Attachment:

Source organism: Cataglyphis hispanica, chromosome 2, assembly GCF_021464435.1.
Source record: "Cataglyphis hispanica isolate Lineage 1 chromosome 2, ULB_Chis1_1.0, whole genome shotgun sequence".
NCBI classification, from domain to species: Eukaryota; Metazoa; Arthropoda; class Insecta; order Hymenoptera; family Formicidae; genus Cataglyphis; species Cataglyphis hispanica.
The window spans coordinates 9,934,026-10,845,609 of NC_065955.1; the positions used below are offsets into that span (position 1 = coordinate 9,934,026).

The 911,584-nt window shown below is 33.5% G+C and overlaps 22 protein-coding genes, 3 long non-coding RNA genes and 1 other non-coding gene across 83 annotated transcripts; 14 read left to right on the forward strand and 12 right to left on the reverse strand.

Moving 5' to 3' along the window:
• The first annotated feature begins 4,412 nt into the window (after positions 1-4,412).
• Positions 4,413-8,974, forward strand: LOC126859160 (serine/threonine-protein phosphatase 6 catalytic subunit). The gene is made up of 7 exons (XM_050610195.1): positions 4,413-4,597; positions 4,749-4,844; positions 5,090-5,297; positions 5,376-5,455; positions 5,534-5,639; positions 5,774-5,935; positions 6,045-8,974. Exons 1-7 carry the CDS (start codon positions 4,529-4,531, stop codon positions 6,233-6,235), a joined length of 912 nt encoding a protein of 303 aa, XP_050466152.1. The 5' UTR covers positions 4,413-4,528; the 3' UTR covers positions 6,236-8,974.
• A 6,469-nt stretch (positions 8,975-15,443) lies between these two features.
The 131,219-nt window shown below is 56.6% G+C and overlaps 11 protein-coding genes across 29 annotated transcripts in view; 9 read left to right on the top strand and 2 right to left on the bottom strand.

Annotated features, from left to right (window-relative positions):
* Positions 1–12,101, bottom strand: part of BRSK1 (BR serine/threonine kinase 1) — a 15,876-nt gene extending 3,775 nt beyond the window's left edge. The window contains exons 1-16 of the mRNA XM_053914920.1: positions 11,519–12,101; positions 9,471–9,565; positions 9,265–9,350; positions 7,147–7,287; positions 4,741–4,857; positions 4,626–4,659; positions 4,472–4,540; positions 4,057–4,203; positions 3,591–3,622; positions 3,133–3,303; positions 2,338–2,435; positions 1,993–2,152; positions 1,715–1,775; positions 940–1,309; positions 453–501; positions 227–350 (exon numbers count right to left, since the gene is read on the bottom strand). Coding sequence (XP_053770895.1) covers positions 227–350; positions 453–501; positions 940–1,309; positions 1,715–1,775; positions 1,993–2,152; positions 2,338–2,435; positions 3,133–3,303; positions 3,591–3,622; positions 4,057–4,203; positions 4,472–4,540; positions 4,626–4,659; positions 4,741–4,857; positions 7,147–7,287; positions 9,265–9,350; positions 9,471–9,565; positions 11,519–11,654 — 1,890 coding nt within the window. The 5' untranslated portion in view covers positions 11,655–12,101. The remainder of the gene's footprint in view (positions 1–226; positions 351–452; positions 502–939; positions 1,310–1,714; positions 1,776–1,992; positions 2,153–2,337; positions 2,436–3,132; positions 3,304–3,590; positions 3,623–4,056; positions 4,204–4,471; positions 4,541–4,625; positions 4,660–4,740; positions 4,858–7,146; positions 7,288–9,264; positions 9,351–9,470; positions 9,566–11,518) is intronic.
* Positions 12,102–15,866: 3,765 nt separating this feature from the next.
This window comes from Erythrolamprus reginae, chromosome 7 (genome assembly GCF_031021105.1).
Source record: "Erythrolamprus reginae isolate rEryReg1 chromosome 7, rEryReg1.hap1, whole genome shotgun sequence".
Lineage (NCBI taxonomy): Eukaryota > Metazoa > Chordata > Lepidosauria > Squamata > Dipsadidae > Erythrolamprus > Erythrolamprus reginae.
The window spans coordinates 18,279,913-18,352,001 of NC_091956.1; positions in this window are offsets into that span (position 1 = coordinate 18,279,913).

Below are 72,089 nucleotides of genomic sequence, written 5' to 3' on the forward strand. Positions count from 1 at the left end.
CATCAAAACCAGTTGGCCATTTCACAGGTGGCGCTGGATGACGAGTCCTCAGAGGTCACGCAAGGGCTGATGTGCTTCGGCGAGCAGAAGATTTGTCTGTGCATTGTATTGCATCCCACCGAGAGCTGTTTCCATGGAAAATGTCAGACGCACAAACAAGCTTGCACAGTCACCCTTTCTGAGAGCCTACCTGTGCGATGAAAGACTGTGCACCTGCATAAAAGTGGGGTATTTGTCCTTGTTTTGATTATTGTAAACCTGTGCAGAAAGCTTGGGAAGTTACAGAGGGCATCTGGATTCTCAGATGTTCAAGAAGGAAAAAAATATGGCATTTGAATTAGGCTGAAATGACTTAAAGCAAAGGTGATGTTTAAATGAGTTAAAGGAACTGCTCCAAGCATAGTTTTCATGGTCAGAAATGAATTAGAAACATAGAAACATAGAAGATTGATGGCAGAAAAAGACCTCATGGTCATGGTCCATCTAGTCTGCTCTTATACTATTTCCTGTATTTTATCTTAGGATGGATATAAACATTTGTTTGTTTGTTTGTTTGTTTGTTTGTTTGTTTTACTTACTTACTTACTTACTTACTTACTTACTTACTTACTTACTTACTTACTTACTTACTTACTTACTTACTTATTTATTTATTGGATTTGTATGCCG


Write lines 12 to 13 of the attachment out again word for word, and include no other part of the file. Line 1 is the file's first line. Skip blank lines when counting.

* Positions 1–12,101, bottom strand: part of BRSK1 (BR serine/threonine kinase 1) — a 15,876-nt gene extending 3,775 nt beyond the window's left edge. The window contains exons 1-16 of the mRNA XM_053914920.1: positions 11,519–12,101; positions 9,471–9,565; positions 9,265–9,350; positions 7,147–7,287; positions 4,741–4,857; positions 4,626–4,659; positions 4,472–4,540; positions 4,057–4,203; positions 3,591–3,622; positions 3,133–3,303; positions 2,338–2,435; positions 1,993–2,152; positions 1,715–1,775; positions 940–1,309; positions 453–501; positions 227–350 (exon numbers count right to left, since the gene is read on the bottom strand). Coding sequence (XP_053770895.1) covers positions 227–350; positions 453–501; positions 940–1,309; positions 1,715–1,775; positions 1,993–2,152; positions 2,338–2,435; positions 3,133–3,303; positions 3,591–3,622; positions 4,057–4,203; positions 4,472–4,540; positions 4,626–4,659; positions 4,741–4,857; positions 7,147–7,287; positions 9,265–9,350; positions 9,471–9,565; positions 11,519–11,654 — 1,890 coding nt within the window. The 5' untranslated portion in view covers positions 11,655–12,101. The remainder of the gene's footprint in view (positions 1–226; positions 351–452; positions 502–939; positions 1,310–1,714; positions 1,776–1,992; positions 2,153–2,337; positions 2,436–3,132; positions 3,304–3,590; positions 3,623–4,056; positions 4,204–4,471; positions 4,541–4,625; positions 4,660–4,740; positions 4,858–7,146; positions 7,288–9,264; positions 9,351–9,470; positions 9,566–11,518) is intronic.
* Positions 12,102–15,866: 3,765 nt separating this feature from the next.